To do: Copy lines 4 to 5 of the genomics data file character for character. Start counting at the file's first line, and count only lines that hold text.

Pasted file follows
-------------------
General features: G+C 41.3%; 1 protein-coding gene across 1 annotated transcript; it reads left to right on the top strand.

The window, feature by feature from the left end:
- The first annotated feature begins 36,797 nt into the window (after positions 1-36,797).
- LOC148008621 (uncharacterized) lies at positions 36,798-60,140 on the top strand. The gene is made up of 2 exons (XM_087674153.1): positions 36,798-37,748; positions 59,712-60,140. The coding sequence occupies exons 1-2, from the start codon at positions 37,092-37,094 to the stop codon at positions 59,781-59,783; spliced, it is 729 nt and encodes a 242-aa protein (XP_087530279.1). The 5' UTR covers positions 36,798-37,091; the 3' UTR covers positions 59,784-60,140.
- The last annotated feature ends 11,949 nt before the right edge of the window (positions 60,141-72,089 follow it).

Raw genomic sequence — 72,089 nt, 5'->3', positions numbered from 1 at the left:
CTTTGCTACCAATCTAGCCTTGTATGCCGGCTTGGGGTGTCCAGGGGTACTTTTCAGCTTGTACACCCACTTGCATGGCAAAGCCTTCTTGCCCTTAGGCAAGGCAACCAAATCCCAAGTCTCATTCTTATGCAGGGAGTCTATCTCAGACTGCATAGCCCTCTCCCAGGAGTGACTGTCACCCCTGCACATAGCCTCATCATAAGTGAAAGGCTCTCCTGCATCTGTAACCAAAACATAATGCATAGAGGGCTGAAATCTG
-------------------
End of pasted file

- LOC148008621 (uncharacterized) lies at positions 36,798-60,140 on the top strand. The gene is made up of 2 exons (XM_087674153.1): positions 36,798-37,748; positions 59,712-60,140. The coding sequence occupies exons 1-2, from the start codon at positions 37,092-37,094 to the stop codon at positions 59,781-59,783; spliced, it is 729 nt and encodes a 242-aa protein (XP_087530279.1). The 5' UTR covers positions 36,798-37,091; the 3' UTR covers positions 59,784-60,140.
- The last annotated feature ends 11,949 nt before the right edge of the window (positions 60,141-72,089 follow it).